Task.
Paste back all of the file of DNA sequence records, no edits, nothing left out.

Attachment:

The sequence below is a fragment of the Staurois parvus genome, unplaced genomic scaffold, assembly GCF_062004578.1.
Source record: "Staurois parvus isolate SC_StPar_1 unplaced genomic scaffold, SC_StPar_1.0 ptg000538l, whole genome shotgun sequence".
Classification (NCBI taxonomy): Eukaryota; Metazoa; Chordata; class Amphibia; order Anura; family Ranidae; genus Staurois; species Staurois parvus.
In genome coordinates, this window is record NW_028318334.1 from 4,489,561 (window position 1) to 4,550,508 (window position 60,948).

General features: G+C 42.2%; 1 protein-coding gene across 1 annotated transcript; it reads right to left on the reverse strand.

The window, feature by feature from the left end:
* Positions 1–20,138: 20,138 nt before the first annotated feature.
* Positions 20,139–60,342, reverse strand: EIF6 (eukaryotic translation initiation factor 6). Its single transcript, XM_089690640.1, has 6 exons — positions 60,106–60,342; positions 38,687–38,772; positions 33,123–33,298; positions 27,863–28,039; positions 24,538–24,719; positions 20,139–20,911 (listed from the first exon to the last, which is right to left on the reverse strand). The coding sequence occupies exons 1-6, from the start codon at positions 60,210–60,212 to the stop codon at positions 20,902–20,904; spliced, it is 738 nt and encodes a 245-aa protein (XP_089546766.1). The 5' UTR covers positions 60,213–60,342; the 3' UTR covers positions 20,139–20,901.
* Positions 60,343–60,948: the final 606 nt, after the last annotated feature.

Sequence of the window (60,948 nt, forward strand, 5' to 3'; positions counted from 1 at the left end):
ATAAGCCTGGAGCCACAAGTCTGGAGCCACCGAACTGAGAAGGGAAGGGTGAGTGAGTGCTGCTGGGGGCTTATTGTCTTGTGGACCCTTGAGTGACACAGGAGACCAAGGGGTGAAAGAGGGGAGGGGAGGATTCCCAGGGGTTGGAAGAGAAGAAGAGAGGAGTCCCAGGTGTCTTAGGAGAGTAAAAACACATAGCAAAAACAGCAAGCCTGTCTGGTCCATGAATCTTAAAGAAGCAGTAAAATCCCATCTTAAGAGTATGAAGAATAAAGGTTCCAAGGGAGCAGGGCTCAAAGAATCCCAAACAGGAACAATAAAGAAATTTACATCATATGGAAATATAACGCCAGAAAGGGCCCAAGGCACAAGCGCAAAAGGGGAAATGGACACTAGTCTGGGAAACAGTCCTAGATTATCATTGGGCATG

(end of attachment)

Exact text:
The sequence below is a fragment of the Staurois parvus genome, unplaced genomic scaffold, assembly GCF_062004578.1.
Source record: "Staurois parvus isolate SC_StPar_1 unplaced genomic scaffold, SC_StPar_1.0 ptg000538l, whole genome shotgun sequence".
Classification (NCBI taxonomy): Eukaryota; Metazoa; Chordata; class Amphibia; order Anura; family Ranidae; genus Staurois; species Staurois parvus.
In genome coordinates, this window is record NW_028318334.1 from 4,489,561 (window position 1) to 4,550,508 (window position 60,948).

General features: G+C 42.2%; 1 protein-coding gene across 1 annotated transcript; it reads right to left on the reverse strand.

The window, feature by feature from the left end:
* Positions 1–20,138: 20,138 nt before the first annotated feature.
* Positions 20,139–60,342, reverse strand: EIF6 (eukaryotic translation initiation factor 6). Its single transcript, XM_089690640.1, has 6 exons — positions 60,106–60,342; positions 38,687–38,772; positions 33,123–33,298; positions 27,863–28,039; positions 24,538–24,719; positions 20,139–20,911 (listed from the first exon to the last, which is right to left on the reverse strand). The coding sequence occupies exons 1-6, from the start codon at positions 60,210–60,212 to the stop codon at positions 20,902–20,904; spliced, it is 738 nt and encodes a 245-aa protein (XP_089546766.1). The 5' UTR covers positions 60,213–60,342; the 3' UTR covers positions 20,139–20,901.
* Positions 60,343–60,948: the final 606 nt, after the last annotated feature.

Sequence of the window (60,948 nt, forward strand, 5' to 3'; positions counted from 1 at the left end):
ATAAGCCTGGAGCCACAAGTCTGGAGCCACCGAACTGAGAAGGGAAGGGTGAGTGAGTGCTGCTGGGGGCTTATTGTCTTGTGGACCCTTGAGTGACACAGGAGACCAAGGGGTGAAAGAGGGGAGGGGAGGATTCCCAGGGGTTGGAAGAGAAGAAGAGAGGAGTCCCAGGTGTCTTAGGAGAGTAAAAACACATAGCAAAAACAGCAAGCCTGTCTGGTCCATGAATCTTAAAGAAGCAGTAAAATCCCATCTTAAGAGTATGAAGAATAAAGGTTCCAAGGGAGCAGGGCTCAAAGAATCCCAAACAGGAACAATAAAGAAATTTACATCATATGGAAATATAACGCCAGAAAGGGCCCAAGGCACAAGCGCAAAAGGGGAAATGGACACTAGTCTGGGAAACAGTCCTAGATTATCATTGGGCATG